While leucistic animals are not a new thing to nature, it is still ethereal to spot a ghostly white giraffe mom and baby in the wild.
Leucism is caused by a partial loss of pigmentation, resulting in white coloration of the hair or skin. It is often confused for albinism, which is solely the reduction of melanin production. However, leucism does not affect eye color, a distinguishing characteristic from albinism.
White giraffes are even rarer than other leucistic species. The first one was reported in January 2016 in Tarangire National Park, Tanzania. A second was reported in the Ishaqbini conservancy in March 2016. The mom and baby featured in the photo above and the video below were spotted by local residents in the same Ishaqbini conservancy who immediately notified the Hirola Conservation Programme in Kenya. The sighting took place in early June of this year, just the third time footage has ever been attained of leucistic giraffes in the wild.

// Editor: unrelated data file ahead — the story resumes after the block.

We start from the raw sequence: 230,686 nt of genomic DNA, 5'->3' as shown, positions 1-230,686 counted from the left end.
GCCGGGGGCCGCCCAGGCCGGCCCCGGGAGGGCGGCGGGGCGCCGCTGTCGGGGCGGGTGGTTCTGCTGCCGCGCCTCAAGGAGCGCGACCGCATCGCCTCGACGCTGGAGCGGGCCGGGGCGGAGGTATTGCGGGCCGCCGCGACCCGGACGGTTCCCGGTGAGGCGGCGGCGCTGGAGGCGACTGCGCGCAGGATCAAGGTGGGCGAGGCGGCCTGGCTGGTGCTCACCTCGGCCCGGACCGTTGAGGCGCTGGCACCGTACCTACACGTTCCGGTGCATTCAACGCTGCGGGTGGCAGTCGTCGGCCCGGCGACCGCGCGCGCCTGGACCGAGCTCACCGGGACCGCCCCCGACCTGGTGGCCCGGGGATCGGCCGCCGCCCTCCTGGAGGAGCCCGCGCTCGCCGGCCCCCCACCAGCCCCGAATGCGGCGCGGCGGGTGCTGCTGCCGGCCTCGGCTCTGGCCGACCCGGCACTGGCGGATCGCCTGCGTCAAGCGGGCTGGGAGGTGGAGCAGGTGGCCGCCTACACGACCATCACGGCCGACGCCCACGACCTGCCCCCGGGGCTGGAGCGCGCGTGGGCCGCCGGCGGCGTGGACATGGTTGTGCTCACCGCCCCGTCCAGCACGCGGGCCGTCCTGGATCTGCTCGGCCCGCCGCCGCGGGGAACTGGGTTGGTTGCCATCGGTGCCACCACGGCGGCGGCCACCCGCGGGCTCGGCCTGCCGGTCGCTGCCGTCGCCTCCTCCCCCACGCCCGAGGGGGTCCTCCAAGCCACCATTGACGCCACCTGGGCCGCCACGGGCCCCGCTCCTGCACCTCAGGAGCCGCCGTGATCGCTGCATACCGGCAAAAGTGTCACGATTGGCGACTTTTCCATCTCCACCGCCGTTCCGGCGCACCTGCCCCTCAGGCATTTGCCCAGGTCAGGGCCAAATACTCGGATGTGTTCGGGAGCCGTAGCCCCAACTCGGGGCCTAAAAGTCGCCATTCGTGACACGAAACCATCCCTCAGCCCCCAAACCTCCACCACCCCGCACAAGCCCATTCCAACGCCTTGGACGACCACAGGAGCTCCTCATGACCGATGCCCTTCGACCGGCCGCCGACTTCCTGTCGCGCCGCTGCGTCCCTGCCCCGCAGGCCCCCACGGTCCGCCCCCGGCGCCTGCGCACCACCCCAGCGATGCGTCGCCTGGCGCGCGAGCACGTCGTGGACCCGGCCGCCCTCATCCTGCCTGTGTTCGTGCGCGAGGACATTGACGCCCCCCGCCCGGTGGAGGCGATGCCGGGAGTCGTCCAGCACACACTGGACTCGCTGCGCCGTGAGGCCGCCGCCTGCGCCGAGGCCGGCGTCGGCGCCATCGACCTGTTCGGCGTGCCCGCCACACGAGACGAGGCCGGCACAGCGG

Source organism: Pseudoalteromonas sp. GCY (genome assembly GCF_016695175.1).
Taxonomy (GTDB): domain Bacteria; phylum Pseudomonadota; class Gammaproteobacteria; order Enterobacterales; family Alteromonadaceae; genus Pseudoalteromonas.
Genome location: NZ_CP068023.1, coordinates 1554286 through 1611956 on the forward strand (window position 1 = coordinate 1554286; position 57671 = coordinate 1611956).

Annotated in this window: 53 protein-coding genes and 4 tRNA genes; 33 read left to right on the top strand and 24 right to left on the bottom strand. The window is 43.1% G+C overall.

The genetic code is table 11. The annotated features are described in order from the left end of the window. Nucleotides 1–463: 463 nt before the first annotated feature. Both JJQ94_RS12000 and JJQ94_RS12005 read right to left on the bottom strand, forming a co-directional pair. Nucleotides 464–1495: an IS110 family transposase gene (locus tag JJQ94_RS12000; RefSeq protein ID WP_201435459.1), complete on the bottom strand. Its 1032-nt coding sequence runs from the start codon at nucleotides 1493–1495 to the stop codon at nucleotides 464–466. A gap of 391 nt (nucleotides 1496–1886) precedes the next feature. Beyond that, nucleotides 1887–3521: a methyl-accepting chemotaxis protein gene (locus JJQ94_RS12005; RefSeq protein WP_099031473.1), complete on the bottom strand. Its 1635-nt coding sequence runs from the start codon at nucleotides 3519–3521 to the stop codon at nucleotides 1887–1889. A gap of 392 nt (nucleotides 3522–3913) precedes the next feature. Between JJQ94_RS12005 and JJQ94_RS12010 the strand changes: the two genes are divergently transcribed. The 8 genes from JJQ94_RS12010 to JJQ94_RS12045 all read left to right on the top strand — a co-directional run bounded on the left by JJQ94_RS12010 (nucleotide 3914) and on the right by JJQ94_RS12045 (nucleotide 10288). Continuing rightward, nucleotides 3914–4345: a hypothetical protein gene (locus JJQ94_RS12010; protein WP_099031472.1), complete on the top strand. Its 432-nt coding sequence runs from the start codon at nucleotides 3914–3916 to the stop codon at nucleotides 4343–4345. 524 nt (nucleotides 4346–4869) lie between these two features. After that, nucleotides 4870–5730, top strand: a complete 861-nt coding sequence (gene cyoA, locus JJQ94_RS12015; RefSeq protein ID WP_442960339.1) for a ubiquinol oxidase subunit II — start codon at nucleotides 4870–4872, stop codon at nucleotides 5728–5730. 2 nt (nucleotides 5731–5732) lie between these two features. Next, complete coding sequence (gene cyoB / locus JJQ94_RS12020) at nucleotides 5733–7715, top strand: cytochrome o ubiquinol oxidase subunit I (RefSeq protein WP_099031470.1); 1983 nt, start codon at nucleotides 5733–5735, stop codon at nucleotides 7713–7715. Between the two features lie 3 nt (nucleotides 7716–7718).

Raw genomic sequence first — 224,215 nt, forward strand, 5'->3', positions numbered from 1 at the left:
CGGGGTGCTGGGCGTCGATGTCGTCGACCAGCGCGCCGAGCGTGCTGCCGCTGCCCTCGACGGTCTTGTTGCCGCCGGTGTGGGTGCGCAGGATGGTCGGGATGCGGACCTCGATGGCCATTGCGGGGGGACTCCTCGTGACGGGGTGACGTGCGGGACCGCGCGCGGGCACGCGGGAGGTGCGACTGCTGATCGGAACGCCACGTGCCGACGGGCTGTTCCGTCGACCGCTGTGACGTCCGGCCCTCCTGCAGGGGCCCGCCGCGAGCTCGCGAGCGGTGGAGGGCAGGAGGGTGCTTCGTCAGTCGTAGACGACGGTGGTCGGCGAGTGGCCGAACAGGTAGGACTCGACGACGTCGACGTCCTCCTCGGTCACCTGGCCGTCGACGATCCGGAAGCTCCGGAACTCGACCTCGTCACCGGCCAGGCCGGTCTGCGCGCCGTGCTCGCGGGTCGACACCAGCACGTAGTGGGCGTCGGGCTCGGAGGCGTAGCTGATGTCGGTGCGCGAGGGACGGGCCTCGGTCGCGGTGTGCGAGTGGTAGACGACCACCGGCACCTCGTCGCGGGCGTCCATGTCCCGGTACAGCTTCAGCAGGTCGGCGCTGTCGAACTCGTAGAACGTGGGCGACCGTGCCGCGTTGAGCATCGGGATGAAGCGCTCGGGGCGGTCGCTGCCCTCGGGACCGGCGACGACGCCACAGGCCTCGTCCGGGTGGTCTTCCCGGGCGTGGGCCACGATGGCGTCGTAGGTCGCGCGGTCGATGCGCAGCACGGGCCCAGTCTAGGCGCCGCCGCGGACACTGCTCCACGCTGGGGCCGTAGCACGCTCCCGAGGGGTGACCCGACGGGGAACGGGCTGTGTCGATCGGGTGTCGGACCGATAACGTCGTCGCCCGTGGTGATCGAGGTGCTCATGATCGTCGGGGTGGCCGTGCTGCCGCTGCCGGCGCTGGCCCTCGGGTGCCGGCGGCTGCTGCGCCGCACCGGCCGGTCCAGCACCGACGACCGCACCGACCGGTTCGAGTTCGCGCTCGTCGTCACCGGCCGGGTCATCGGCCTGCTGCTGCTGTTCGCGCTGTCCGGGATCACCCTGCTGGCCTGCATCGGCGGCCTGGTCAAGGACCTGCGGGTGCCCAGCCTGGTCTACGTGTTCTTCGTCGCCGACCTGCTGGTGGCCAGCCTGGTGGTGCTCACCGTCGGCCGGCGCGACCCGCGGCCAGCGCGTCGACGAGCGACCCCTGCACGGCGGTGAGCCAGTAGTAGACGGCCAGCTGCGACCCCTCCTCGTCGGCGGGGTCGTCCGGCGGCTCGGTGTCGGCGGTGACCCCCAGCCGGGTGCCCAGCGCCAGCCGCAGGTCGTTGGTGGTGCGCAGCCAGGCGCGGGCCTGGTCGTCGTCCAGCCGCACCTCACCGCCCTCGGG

The Ishaqbini conservancy area is well managed by conservationists, which greatly reduces any threats of poaching to these magnificent creatures. Reticulated giraffes are considered vulnerable by the IUCN, with a little more than 8,000 remaining in the wild.
The Guardian reported of the sighting, “They were so close and extremely calm and seemed not disturbed by our presence. The mother kept pacing back and forth a few yards in front of us while signalling the baby giraffe to hide behind the bushes.”
A welcome sight to locals, visitors, and conservationists, these white giraffes serve as beacons of hope for the species’ uncertain future.
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